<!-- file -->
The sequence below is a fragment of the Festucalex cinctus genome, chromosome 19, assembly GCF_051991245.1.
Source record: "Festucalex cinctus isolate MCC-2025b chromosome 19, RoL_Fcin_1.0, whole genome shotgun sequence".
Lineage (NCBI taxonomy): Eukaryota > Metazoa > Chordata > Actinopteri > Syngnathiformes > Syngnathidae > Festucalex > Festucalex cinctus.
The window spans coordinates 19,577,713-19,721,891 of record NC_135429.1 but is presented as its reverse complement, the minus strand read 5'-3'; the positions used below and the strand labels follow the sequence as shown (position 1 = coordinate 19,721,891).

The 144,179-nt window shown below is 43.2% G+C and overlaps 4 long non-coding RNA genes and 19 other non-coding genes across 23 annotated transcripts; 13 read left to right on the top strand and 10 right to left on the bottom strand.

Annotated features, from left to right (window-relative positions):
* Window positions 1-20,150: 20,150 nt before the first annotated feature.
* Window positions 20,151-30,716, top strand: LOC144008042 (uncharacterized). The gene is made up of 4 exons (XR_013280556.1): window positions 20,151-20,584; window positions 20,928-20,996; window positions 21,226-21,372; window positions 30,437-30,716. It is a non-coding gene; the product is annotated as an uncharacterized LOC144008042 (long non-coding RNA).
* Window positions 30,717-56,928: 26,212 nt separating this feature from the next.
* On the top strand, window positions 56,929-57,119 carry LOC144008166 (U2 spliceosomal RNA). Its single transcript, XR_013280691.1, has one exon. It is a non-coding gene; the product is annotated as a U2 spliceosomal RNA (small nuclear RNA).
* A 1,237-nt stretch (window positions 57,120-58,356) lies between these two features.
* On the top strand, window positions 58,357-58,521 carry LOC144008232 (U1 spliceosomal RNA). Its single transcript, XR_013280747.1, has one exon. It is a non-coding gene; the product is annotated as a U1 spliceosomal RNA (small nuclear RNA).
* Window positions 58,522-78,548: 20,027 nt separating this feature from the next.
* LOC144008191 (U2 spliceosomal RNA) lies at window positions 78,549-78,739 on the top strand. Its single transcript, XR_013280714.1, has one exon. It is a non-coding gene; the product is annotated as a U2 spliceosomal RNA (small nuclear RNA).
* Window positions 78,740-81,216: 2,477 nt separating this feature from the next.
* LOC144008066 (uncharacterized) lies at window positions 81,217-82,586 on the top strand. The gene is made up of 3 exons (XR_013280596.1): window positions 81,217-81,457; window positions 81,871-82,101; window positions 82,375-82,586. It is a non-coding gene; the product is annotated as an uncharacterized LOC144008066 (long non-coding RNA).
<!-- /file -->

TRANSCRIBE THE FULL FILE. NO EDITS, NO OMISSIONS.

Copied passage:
The sequence below is a fragment of the Festucalex cinctus genome, chromosome 19, assembly GCF_051991245.1.
Source record: "Festucalex cinctus isolate MCC-2025b chromosome 19, RoL_Fcin_1.0, whole genome shotgun sequence".
Lineage (NCBI taxonomy): Eukaryota > Metazoa > Chordata > Actinopteri > Syngnathiformes > Syngnathidae > Festucalex > Festucalex cinctus.
The window spans coordinates 19,577,713-19,721,891 of record NC_135429.1 but is presented as its reverse complement, the minus strand read 5'-3'; the positions used below and the strand labels follow the sequence as shown (position 1 = coordinate 19,721,891).

The 144,179-nt window shown below is 43.2% G+C and overlaps 4 long non-coding RNA genes and 19 other non-coding genes across 23 annotated transcripts; 13 read left to right on the top strand and 10 right to left on the bottom strand.

Annotated features, from left to right (window-relative positions):
* Window positions 1-20,150: 20,150 nt before the first annotated feature.
* Window positions 20,151-30,716, top strand: LOC144008042 (uncharacterized). The gene is made up of 4 exons (XR_013280556.1): window positions 20,151-20,584; window positions 20,928-20,996; window positions 21,226-21,372; window positions 30,437-30,716. It is a non-coding gene; the product is annotated as an uncharacterized LOC144008042 (long non-coding RNA).
* Window positions 30,717-56,928: 26,212 nt separating this feature from the next.
* On the top strand, window positions 56,929-57,119 carry LOC144008166 (U2 spliceosomal RNA). Its single transcript, XR_013280691.1, has one exon. It is a non-coding gene; the product is annotated as a U2 spliceosomal RNA (small nuclear RNA).
* A 1,237-nt stretch (window positions 57,120-58,356) lies between these two features.
* On the top strand, window positions 58,357-58,521 carry LOC144008232 (U1 spliceosomal RNA). Its single transcript, XR_013280747.1, has one exon. It is a non-coding gene; the product is annotated as a U1 spliceosomal RNA (small nuclear RNA).
* Window positions 58,522-78,548: 20,027 nt separating this feature from the next.
* LOC144008191 (U2 spliceosomal RNA) lies at window positions 78,549-78,739 on the top strand. Its single transcript, XR_013280714.1, has one exon. It is a non-coding gene; the product is annotated as a U2 spliceosomal RNA (small nuclear RNA).
* Window positions 78,740-81,216: 2,477 nt separating this feature from the next.
* LOC144008066 (uncharacterized) lies at window positions 81,217-82,586 on the top strand. The gene is made up of 3 exons (XR_013280596.1): window positions 81,217-81,457; window positions 81,871-82,101; window positions 82,375-82,586. It is a non-coding gene; the product is annotated as an uncharacterized LOC144008066 (long non-coding RNA).